SUBSCRIBE NOW AND SAVE 3 months just 99 ¢/month

ADVERTISEMENT

ADVERTISEMENT

Health Fusion: How to stick to your exercise goals

Why is it so hard to stick to a new exercise plan? In this episode of NewsMD's "Health Fusion," Viv Williams gets answers from a study about a new approach that may get people to make good on their goals.

Researchers from the University of Pennsylvania found that when people set their own exercise goals -- instead of being told what to do -- they are more likely to stay with the program.

“Most behavior change programs involve goal-setting, but the best way to design that process is unknown,” says Dr. Mitesh Patel. “Our clinical trial demonstrated that physical activity increased the most when patients choose their goals rather than being assigned them, and when the goals started immediately rather than starting lower and gradually increasing over time. These findings are particularly important because the patients were from lower-income neighborhoods and may face a number of challenges in achieving health goals.”

People in the study were given personal step trackers and divided into groups. The group that set their own goals and started right away, increased activity levels the most and made the post positive changes.

The takeaway message for this is to empower people to set their own goals and start reaching for them now. Don't forget to check with your health care provider before starting any exercise program.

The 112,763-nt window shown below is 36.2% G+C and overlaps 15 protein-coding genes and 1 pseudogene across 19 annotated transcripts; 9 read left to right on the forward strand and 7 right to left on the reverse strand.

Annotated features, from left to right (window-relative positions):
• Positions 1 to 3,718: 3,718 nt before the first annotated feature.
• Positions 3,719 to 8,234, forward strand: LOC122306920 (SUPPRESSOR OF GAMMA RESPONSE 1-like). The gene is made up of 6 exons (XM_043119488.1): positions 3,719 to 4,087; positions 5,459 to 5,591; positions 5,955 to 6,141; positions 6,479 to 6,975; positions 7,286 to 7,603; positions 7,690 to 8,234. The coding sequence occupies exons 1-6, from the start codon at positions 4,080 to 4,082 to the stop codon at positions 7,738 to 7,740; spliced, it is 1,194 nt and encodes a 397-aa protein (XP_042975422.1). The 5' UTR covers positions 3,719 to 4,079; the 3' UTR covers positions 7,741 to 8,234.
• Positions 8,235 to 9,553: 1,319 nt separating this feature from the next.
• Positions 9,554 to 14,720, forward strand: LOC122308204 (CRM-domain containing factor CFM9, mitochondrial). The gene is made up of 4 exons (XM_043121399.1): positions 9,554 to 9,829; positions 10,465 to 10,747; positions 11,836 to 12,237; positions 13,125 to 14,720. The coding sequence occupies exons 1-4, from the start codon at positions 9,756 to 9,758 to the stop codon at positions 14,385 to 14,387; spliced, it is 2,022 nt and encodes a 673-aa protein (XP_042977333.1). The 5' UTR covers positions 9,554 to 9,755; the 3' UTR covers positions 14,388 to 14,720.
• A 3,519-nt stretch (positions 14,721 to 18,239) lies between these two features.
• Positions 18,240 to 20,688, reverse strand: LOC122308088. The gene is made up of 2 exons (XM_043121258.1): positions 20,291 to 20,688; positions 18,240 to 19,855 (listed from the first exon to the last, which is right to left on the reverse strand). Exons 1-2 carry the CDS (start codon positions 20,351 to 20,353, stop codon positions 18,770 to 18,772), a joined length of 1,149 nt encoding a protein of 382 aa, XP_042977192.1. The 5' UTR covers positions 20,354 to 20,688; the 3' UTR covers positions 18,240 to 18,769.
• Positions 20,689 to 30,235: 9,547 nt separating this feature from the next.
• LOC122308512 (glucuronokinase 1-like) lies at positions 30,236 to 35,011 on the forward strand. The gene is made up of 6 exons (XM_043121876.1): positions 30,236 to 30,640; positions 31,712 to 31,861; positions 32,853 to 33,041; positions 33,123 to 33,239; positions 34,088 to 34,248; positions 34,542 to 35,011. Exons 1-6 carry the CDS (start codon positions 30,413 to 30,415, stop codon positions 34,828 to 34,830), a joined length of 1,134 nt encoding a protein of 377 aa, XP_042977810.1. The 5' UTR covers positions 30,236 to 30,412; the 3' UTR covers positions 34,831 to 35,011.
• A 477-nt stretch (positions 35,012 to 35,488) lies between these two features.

This study is published in JAMA Cardiology.

ADVERTISEMENT

Follow the Health Fusion podcast on Apple , Spotify , and Google Podcasts.

For comments or other podcast episode ideas, email Viv Williams at vwilliams@newsmd.com . Or on Twitter/Instagram/FB @vivwilliamstv.

Health-Fusion-logo.jpg

What to read next
On Jan. 24, the Minnesota Department of Health and Wisconsin Department of Health Services recorded 925 new cases of COVID-19 in the Northland and two COVID-related deaths.
The ACTIV-6 clinical trial will include the study of fluticasone, fluvoxamine and ivermectin to treat mild to moderate COVID infection.
The seven-day rolling average test positivity rate as of Jan. 11, the most recently available date for that figure, was 23.7%, according to the Minnesota Department of Health. It's been at that level for three reports in a row.
Throughout the pandemic, rural health care facilities have been overwhelmed, and an already strained workforce is partly to blame. According to Brad Gibbens, acting director of the Center for Rural Health at UND, workforce is the most important policy issue in rural health, especially nearly two years into the COVID-19 pandemic.